I am pleased to report that he did not claim to have blown his breath across the muzzle of the gun to dissipate any remaining gun smoke in the air before emphatically slamming it into the friendly confines of his holster.

Unfortunately for Zimmerman, Trayvon was found with both of his hands under his body, not stretched out in a Y position.

Given the location of Trayvon’s body and his phone, there is no doubt that the initial confrontation took place somewhere down the sidewalk, which runs between two rows of townhouses, in the direction of the home where Trayvon and his father were staying. That sidewalk forms a T-intersection with the sidewalk that provides a cut-through between two streets.

Zimmerman claimed that, after Trayvon ran, he got out of his vehicle and walked down that cut-through sidewalk toward the next street over attempting to find an address that he could provide to the police dispatcher. When he was unable to find one, he retraced his steps intending to return to his vehicle, but Trayvon emerged out of the darkness and approached him from the intersecting sidewalk that runs between the two rows of townhouses.

That story is not true.

Since we know the confrontation took place along the sidewalk that runs between the two rows of townhouses, we have to ask ourselves, why did Zimmerman tell a different story?

Does anyone think he lied to conceal that he followed Trayvon down that sidewalk between the townhouses and he does not want anyone to know that?

Why conceal that, unless he ignored the dispatcher’s request not to follow Trayvon, he followed him, and he confronted him?

Does anyone really think George Zimmerman did not know the names of the streets and the addresses in his own neighborhood, the neighborhood he patrolled as a volunteer neighborhood watch captain?

I think Zimmerman either followed Trayvon down that sidewalk between the two rows of townhouses or he walked down the street beyond the two rows of townhouses in the direction of the back entrance to the neighborhood, which is where he told the dispatcher Trayvon was headed towards, and when he did not find him, he looped back to the other end of the sidewalk between the two rows of townhouses and started up that sidewalk toward the T intersection.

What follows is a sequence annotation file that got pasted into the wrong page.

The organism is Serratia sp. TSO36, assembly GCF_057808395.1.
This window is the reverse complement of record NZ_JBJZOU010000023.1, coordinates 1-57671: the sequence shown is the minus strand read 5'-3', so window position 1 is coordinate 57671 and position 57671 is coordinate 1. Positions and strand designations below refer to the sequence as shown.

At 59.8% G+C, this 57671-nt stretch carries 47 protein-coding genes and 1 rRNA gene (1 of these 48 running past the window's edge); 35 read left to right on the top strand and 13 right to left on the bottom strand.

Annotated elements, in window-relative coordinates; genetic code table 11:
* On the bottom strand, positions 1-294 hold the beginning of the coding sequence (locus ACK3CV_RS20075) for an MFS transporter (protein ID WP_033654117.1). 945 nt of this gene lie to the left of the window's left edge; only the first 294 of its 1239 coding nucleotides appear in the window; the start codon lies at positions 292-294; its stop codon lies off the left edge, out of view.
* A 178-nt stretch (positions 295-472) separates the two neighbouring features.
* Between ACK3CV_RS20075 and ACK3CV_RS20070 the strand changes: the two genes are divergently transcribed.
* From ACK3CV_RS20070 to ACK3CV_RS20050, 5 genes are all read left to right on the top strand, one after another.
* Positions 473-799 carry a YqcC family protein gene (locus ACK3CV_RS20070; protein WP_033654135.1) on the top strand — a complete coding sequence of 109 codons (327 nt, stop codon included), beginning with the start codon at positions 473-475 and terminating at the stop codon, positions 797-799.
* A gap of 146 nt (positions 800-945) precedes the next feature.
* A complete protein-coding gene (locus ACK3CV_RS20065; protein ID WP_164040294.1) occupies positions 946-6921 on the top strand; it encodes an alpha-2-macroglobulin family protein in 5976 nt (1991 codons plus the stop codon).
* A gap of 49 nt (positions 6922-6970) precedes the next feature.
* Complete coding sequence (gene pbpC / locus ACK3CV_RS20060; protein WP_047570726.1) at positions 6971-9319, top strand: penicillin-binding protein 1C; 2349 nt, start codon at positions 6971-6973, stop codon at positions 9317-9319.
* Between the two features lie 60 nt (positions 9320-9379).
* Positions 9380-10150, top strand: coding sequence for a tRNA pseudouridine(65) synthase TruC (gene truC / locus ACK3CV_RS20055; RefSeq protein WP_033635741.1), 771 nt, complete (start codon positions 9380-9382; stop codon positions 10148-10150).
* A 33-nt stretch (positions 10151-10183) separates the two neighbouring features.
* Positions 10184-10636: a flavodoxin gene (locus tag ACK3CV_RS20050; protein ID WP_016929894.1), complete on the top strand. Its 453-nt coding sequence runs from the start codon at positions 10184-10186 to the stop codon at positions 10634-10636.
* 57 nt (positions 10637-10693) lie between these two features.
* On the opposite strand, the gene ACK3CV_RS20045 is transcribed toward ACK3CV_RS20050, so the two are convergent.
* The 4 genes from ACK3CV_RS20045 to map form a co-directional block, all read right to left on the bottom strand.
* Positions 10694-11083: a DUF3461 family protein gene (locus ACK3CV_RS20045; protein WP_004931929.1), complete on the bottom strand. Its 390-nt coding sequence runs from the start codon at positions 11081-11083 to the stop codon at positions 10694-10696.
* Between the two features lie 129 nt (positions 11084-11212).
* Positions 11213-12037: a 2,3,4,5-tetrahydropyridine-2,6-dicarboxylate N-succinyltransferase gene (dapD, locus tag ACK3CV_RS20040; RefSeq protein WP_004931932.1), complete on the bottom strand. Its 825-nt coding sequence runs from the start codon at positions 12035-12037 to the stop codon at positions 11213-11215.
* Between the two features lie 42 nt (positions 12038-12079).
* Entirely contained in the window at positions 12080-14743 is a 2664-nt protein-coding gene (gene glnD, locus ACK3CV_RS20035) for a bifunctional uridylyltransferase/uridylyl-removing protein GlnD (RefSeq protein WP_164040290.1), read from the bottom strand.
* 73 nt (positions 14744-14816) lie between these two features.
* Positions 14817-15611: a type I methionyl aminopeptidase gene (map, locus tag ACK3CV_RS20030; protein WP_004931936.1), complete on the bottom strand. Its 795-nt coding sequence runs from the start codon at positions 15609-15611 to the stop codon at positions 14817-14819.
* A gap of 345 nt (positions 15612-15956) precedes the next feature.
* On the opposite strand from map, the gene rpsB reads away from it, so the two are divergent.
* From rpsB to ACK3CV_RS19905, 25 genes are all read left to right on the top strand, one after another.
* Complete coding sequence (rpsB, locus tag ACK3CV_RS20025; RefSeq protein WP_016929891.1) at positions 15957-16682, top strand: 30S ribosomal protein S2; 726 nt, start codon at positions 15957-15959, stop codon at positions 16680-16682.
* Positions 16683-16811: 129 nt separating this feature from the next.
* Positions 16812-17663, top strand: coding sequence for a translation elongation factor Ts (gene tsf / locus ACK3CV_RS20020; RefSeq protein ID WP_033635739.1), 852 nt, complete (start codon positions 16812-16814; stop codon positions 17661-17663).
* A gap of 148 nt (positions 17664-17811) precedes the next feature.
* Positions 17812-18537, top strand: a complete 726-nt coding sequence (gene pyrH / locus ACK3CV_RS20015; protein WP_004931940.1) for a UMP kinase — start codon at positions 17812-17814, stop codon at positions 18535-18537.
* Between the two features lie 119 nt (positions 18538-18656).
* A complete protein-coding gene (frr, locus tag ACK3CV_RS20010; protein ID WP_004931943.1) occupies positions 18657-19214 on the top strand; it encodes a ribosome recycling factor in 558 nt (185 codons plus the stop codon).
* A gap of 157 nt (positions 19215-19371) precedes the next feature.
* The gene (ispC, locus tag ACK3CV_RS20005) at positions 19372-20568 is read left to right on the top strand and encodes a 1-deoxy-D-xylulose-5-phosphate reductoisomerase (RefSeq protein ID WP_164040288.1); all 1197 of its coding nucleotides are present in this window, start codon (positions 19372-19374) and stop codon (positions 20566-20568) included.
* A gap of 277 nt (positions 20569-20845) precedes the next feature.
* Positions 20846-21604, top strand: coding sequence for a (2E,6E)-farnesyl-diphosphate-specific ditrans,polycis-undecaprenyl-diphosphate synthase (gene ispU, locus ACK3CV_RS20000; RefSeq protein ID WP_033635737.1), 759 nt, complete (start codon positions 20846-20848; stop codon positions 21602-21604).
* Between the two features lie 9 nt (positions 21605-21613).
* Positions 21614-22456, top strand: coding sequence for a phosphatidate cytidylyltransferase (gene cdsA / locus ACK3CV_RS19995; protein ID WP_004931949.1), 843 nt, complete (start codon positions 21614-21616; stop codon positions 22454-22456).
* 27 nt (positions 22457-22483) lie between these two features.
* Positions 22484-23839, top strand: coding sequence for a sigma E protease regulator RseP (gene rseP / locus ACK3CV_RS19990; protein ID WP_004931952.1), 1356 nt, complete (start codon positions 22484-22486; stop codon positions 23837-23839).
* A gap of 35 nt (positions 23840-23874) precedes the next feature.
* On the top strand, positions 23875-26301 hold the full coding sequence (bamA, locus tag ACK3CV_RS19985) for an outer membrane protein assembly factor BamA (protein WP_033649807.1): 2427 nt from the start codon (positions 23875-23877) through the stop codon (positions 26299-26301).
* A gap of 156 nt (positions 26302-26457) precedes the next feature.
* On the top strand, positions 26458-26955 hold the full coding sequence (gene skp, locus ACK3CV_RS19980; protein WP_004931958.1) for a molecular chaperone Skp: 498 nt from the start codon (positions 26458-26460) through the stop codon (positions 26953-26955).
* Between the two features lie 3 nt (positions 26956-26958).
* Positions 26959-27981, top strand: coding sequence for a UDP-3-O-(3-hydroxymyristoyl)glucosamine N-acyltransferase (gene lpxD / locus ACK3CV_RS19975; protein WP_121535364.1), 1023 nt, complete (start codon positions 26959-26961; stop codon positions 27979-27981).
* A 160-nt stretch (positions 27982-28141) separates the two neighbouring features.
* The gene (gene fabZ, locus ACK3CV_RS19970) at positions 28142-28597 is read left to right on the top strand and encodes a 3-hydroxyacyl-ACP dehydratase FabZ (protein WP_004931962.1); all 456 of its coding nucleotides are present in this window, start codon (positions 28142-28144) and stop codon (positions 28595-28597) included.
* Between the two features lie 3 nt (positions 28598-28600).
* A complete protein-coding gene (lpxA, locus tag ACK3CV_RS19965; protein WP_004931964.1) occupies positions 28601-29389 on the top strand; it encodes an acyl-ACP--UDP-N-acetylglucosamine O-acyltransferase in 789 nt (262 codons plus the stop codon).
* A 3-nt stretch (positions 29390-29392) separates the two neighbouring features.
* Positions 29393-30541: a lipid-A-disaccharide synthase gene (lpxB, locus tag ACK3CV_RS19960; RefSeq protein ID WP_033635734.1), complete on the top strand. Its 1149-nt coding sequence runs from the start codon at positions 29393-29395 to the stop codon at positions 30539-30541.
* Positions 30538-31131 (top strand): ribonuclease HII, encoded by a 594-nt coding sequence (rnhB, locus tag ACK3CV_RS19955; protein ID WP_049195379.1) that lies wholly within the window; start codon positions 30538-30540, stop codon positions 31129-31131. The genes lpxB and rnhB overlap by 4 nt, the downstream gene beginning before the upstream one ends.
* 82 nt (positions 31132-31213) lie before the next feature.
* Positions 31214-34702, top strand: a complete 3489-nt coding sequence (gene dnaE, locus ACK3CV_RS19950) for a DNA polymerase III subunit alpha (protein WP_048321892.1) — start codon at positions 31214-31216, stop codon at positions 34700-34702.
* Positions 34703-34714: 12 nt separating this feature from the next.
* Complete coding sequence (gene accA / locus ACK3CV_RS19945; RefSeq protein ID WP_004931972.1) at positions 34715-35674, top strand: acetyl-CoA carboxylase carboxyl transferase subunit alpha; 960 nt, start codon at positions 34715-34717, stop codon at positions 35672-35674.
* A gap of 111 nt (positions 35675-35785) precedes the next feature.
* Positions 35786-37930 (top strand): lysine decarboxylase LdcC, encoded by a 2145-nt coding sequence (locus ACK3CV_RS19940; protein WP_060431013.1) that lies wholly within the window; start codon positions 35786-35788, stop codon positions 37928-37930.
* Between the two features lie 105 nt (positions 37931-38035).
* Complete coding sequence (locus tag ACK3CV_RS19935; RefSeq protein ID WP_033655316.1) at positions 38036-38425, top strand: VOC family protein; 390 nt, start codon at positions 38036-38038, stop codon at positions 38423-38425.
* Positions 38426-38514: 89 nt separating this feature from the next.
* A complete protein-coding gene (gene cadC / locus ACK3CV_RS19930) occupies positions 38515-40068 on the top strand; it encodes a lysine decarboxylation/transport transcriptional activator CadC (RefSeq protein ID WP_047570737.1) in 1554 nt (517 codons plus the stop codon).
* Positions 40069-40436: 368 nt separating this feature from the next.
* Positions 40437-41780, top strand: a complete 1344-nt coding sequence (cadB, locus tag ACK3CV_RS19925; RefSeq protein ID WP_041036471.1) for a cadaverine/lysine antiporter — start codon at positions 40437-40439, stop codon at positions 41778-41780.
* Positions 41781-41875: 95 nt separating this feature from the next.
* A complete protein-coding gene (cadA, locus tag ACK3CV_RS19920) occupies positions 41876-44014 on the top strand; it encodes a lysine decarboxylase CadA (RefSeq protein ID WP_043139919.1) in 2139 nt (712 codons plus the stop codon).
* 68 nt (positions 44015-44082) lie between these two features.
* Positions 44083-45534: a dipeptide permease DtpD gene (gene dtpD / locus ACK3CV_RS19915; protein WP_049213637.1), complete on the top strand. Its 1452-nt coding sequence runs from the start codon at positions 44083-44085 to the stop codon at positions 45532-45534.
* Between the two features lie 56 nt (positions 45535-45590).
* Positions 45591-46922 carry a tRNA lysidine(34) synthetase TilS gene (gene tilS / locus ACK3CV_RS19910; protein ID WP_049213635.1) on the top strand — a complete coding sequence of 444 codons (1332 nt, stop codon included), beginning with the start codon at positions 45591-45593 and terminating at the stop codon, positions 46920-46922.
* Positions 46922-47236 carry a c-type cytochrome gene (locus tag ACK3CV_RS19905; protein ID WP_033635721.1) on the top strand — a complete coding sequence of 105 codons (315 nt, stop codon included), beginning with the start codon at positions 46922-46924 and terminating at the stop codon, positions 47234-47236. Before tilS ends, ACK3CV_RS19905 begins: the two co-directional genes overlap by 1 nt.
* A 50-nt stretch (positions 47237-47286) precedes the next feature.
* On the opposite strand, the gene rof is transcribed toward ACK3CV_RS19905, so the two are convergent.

I think he intended to find Trayvon, confront him, and restrain him until the police arrived. I think Trayvon ran from him again when Zimmerman found him while he was talking to his girlfriend DeeDee on his cell phone.

I think he tackled Trayvon up near the T intersection and probably hit the back of his head during the take down.

I think Trayvon hit him in the nose in self-defense

Trayvon was the person screaming for help and he stopped screaming when Zimmerman shot him, his heart exploded, and both his lungs collapsed.

UPDATE: Commenter JD at my site corrected me regarding the location of Trayvon’s phone. It was found next to his body at the position designated with a 7 on this Google Earth satellite photo of the crime scene that JD prepared. Although we have not yet seen the GPS/total station prepared by the police, I suspect there will be little difference between them.

The bottom line is Trayvon’s body and the debris field is too far down the sidewalk between the two rows of townhomes from the T intersection to support Zimmerman’s claim that Trayvon confronted him and knocked him down up at the T intersection.

Special thanks to JD for correcting my mistake.

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Frederick Leatherman

Frederick Leatherman

I am a former law professor and felony criminal defense lawyer who practiced in state and federal courts for 30 years specializing in death penalty cases, forensics, and drug cases.

I taught criminal law, criminal procedure, law and forensics, and trial advocacy for three years after retiring from my law practice.

I also co-founded Innocence Project Northwest (IPNW) at the University of Washington School of Law in Seattle and recruited 40 lawyers who agreed to work pro bono, assisted by law students, representing 17 innocent men and women wrongfully convicted of sexually abusing their children in the notorious Wenatchee Sex Ring witch-hunt prosecutions during the mid 90s. All 17 were freed from imprisonment.